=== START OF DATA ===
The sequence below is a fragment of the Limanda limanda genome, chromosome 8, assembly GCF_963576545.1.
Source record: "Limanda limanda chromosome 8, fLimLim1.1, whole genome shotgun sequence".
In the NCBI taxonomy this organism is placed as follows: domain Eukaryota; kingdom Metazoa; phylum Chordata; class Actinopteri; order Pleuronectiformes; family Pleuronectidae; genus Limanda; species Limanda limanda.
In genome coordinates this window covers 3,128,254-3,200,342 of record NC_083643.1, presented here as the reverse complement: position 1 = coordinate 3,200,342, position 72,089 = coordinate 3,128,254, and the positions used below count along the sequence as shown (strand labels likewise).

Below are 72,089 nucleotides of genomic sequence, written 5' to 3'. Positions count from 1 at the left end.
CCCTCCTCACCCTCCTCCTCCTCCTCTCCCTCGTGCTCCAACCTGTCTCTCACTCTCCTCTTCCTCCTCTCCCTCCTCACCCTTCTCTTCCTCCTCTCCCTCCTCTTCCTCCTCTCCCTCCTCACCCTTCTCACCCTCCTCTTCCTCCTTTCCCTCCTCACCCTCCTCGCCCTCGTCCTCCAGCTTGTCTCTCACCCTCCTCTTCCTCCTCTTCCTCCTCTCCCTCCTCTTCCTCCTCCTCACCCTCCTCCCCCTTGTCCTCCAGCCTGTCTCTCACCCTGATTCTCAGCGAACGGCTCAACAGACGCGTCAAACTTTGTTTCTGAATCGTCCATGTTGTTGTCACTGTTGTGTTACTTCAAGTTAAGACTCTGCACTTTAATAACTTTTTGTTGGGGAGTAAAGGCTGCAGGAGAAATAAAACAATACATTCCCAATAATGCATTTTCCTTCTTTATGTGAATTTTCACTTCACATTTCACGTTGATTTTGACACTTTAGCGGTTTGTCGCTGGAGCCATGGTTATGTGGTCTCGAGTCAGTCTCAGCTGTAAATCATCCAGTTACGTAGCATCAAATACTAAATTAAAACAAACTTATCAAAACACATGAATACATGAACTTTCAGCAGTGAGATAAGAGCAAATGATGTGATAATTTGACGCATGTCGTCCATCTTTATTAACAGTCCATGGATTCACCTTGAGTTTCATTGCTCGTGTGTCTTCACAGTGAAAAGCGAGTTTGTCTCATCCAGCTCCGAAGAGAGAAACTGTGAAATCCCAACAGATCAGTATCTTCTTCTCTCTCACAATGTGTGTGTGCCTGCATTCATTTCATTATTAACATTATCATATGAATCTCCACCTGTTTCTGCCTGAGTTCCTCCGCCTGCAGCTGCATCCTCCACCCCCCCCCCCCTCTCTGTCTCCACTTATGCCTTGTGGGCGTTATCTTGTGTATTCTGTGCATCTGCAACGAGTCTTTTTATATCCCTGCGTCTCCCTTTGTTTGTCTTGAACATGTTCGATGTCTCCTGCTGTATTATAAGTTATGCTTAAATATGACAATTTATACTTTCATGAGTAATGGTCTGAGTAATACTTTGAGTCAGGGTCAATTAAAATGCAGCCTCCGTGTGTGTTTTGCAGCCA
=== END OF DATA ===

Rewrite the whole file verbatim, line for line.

The sequence below is a fragment of the Limanda limanda genome, chromosome 8, assembly GCF_963576545.1.
Source record: "Limanda limanda chromosome 8, fLimLim1.1, whole genome shotgun sequence".
In the NCBI taxonomy this organism is placed as follows: domain Eukaryota; kingdom Metazoa; phylum Chordata; class Actinopteri; order Pleuronectiformes; family Pleuronectidae; genus Limanda; species Limanda limanda.
In genome coordinates this window covers 3,128,254-3,200,342 of record NC_083643.1, presented here as the reverse complement: position 1 = coordinate 3,200,342, position 72,089 = coordinate 3,128,254, and the positions used below count along the sequence as shown (strand labels likewise).

Below are 72,089 nucleotides of genomic sequence, written 5' to 3'. Positions count from 1 at the left end.
CCCTCCTCACCCTCCTCCTCCTCCTCTCCCTCGTGCTCCAACCTGTCTCTCACTCTCCTCTTCCTCCTCTCCCTCCTCACCCTTCTCTTCCTCCTCTCCCTCCTCTTCCTCCTCTCCCTCCTCACCCTTCTCACCCTCCTCTTCCTCCTTTCCCTCCTCACCCTCCTCGCCCTCGTCCTCCAGCTTGTCTCTCACCCTCCTCTTCCTCCTCTTCCTCCTCTCCCTCCTCTTCCTCCTCCTCACCCTCCTCCCCCTTGTCCTCCAGCCTGTCTCTCACCCTGATTCTCAGCGAACGGCTCAACAGACGCGTCAAACTTTGTTTCTGAATCGTCCATGTTGTTGTCACTGTTGTGTTACTTCAAGTTAAGACTCTGCACTTTAATAACTTTTTGTTGGGGAGTAAAGGCTGCAGGAGAAATAAAACAATACATTCCCAATAATGCATTTTCCTTCTTTATGTGAATTTTCACTTCACATTTCACGTTGATTTTGACACTTTAGCGGTTTGTCGCTGGAGCCATGGTTATGTGGTCTCGAGTCAGTCTCAGCTGTAAATCATCCAGTTACGTAGCATCAAATACTAAATTAAAACAAACTTATCAAAACACATGAATACATGAACTTTCAGCAGTGAGATAAGAGCAAATGATGTGATAATTTGACGCATGTCGTCCATCTTTATTAACAGTCCATGGATTCACCTTGAGTTTCATTGCTCGTGTGTCTTCACAGTGAAAAGCGAGTTTGTCTCATCCAGCTCCGAAGAGAGAAACTGTGAAATCCCAACAGATCAGTATCTTCTTCTCTCTCACAATGTGTGTGTGCCTGCATTCATTTCATTATTAACATTATCATATGAATCTCCACCTGTTTCTGCCTGAGTTCCTCCGCCTGCAGCTGCATCCTCCACCCCCCCCCCCCTCTCTGTCTCCACTTATGCCTTGTGGGCGTTATCTTGTGTATTCTGTGCATCTGCAACGAGTCTTTTTATATCCCTGCGTCTCCCTTTGTTTGTCTTGAACATGTTCGATGTCTCCTGCTGTATTATAAGTTATGCTTAAATATGACAATTTATACTTTCATGAGTAATGGTCTGAGTAATACTTTGAGTCAGGGTCAATTAAAATGCAGCCTCCGTGTGTGTTTTGCAGCCA